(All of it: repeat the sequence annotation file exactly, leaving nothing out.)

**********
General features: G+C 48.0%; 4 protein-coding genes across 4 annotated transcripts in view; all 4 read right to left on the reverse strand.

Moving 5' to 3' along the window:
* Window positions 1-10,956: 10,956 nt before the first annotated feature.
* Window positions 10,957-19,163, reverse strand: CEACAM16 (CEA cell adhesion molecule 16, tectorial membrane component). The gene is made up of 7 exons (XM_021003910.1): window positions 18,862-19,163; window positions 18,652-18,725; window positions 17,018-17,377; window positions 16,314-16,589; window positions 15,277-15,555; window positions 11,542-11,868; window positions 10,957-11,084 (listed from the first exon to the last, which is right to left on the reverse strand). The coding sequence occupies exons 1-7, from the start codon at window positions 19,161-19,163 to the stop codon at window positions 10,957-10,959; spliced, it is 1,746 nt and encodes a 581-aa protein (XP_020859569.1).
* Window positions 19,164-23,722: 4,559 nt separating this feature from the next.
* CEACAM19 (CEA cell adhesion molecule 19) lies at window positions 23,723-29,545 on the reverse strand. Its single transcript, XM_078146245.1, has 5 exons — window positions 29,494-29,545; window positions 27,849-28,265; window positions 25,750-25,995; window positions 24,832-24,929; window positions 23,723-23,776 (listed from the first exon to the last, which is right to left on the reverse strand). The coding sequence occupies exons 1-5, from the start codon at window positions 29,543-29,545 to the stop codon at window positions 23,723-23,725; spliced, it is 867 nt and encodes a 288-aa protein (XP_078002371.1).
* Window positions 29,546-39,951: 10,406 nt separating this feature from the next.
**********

General features: G+C 48.0%; 4 protein-coding genes across 4 annotated transcripts in view; all 4 read right to left on the reverse strand.

Moving 5' to 3' along the window:
* Window positions 1-10,956: 10,956 nt before the first annotated feature.
* Window positions 10,957-19,163, reverse strand: CEACAM16 (CEA cell adhesion molecule 16, tectorial membrane component). The gene is made up of 7 exons (XM_021003910.1): window positions 18,862-19,163; window positions 18,652-18,725; window positions 17,018-17,377; window positions 16,314-16,589; window positions 15,277-15,555; window positions 11,542-11,868; window positions 10,957-11,084 (listed from the first exon to the last, which is right to left on the reverse strand). The coding sequence occupies exons 1-7, from the start codon at window positions 19,161-19,163 to the stop codon at window positions 10,957-10,959; spliced, it is 1,746 nt and encodes a 581-aa protein (XP_020859569.1).
* Window positions 19,164-23,722: 4,559 nt separating this feature from the next.
* CEACAM19 (CEA cell adhesion molecule 19) lies at window positions 23,723-29,545 on the reverse strand. Its single transcript, XM_078146245.1, has 5 exons — window positions 29,494-29,545; window positions 27,849-28,265; window positions 25,750-25,995; window positions 24,832-24,929; window positions 23,723-23,776 (listed from the first exon to the last, which is right to left on the reverse strand). The coding sequence occupies exons 1-5, from the start codon at window positions 29,543-29,545 to the stop codon at window positions 23,723-23,725; spliced, it is 867 nt and encodes a 288-aa protein (XP_078002371.1).
* Window positions 29,546-39,951: 10,406 nt separating this feature from the next.